Perceptions of Pain
A theme has unveiled during my time here in India. It has come up, again and again. Enduring pain, or better yet, the perception of pain. Now, I do not mean pain in the sense of stubbing your toe or closing your hand in a car door. I mean pain in the form of mental suffrage. Feeling trapped by thoughts in the mind.
This is something I am definitely guilty of…and there is no judgement towards it. Just a general acknowledgement that this is how I grew up in society. This is an ingrained habit pattern I am trying to break.
Every Friday in India, we practice Trataka, candle gazing. We sit in stillness, starring at the flame of a candle until a tear rolls down our face. It is a Yoga Kriya, a cleansing exercise. The purpose of this action is to facilitate mental strength. Learning to embrace the discomforting moment and work towards diminishing fluctuations in the mind. This Kriya is based off the idea that we create our own mental torture. I have found that the more effort I put towards calming the mind and perceiving the “pain” in a positive way, the easier the exercise becomes. This lesson translates to many moments in our everyday lives.
Our bodies are conditioned to avoid pain. Embracing discomfort never feels good. It is much easier to duck and dodge than truly feel. We become masters, finding tactics to avoid that stinging tinge of discomfort. Today, many of us are used to instant gratification. Feeding a discomfort the moment it comes up. Stressed? Have glass of wine. Headache? Take a pain killer. Tired? Get a double espresso. We find Band-Aids every time we have a boo boo. We never truly feel, just cover up. Sadly this is why many of us fall into self-destructing actions like abusing drugs and alcohol. Or becoming depressed and anxious. These are ways we numb ourselves. Ways we avoid pain. But….what if pain was not always a bad thing? What if we could learn to embrace those challenging times and change our perceptions of them?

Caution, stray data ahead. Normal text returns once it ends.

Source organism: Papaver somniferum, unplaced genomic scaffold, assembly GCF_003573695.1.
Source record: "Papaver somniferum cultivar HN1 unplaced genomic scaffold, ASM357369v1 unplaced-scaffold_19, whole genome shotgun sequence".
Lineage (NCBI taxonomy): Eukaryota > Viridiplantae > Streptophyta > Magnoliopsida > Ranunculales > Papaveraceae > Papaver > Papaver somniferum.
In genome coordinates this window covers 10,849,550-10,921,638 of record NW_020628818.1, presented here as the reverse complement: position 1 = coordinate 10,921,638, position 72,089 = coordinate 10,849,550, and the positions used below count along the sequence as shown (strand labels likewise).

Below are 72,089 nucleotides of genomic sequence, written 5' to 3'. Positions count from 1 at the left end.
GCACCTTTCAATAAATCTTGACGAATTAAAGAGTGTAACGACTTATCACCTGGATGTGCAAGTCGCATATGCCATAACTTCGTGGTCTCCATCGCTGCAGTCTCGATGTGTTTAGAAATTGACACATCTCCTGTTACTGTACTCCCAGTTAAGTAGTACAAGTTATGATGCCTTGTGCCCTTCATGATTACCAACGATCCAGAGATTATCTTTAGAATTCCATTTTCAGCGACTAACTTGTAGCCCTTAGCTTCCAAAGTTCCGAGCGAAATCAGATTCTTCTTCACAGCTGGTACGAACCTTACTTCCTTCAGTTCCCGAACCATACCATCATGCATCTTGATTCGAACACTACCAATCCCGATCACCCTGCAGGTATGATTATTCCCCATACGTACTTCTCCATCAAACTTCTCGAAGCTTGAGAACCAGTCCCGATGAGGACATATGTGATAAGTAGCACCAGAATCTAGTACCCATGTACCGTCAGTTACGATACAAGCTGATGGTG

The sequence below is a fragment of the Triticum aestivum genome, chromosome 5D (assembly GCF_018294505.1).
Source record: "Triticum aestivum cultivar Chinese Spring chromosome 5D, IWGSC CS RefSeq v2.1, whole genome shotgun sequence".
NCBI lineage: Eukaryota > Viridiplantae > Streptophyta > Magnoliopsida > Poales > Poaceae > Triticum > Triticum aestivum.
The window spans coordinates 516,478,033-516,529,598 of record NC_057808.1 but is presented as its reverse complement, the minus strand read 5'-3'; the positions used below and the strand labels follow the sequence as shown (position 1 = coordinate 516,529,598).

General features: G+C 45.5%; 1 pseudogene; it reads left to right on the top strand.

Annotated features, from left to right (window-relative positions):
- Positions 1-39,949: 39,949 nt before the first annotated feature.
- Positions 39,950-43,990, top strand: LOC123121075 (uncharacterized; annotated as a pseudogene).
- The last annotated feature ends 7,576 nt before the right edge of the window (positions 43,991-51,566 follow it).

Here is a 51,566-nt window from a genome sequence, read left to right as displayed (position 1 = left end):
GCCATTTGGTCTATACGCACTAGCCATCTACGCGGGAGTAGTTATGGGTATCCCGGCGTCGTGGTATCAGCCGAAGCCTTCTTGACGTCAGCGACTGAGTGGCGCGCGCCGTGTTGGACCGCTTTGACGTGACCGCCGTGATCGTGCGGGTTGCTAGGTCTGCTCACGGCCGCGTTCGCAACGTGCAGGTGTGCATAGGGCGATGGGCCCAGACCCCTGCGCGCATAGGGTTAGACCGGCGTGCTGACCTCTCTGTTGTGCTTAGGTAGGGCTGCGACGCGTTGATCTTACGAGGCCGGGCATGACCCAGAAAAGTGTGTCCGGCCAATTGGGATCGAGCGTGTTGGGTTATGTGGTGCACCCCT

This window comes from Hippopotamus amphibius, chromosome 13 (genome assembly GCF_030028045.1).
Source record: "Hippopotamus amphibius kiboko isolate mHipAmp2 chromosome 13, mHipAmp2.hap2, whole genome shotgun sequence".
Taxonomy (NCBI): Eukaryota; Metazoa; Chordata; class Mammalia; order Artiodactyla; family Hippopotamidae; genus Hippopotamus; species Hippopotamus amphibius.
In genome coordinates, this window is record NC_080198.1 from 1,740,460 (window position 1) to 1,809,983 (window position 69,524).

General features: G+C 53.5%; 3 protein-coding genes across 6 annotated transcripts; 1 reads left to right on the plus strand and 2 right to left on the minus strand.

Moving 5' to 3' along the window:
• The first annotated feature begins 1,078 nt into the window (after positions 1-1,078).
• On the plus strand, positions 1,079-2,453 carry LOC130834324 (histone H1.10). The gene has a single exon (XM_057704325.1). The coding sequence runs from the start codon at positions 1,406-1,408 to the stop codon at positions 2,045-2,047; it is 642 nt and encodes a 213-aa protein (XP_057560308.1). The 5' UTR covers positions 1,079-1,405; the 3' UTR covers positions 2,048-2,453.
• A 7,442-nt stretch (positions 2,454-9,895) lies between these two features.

For example, have you ever been in a work meeting that has gone on for far too long? The mind begins to torture you, begging the arms of the clock to magically move faster. Or have you ever woke up in the morning entirely dreading the schedule for your upcoming day? You sit in the car or train thinking about how many unbearable days are left until the weekend. These are examples of the mental pain WE create. We are inducing mental discomfort by resisting a challenging situation and focusing on the negative. This “pain” and “suffering” is our own perception. As one of my teachers here in India says, “We are our own best friend, and our own worst enemy.” We are the creators of our reality. No one else, no external factor is responsible for our happiness. We are the ones responsible.
What if we can recognize this? Recognize that pain is our own perception, that it may not always be a bad thing. If we can embrace the challenging times for what they are, if we can rip off the Band-Aids instead of continuing to pile them up, maybe we can find more peace. More contentment in the mind.
So on those tough days in a work meeting or in the car or train, can we change the perception of our situation? Maybe beginning to focus on the positive, all that we have to be grateful for. Gratitude is a wonderful practice for finding peace in a suffering mind. Here is my challenge for you (and me!) The next time we find ourselves in a discomforting situation, instead of focusing on the “pain” in a negative light, can we think of all the things we are grateful for in that moment? It can be as simple as being grateful to be alive, grateful for the last breath we took, grateful for eyesight, or two working legs. Another great exercise is a gratitude journal. Taking time every day to write down what we are grateful for. You will be surprised, when you start focusing on what you are grateful for, “pain” eases and your perception of the world will change. With gratitude, our eyes open to much more beauty in the world.
I once read a quote that stated, “If you stop every time it hurts, you will never really start.” Well, you are the only one who can make it hurt. Today, fill up your cup, knowing that you are the one who can make it start.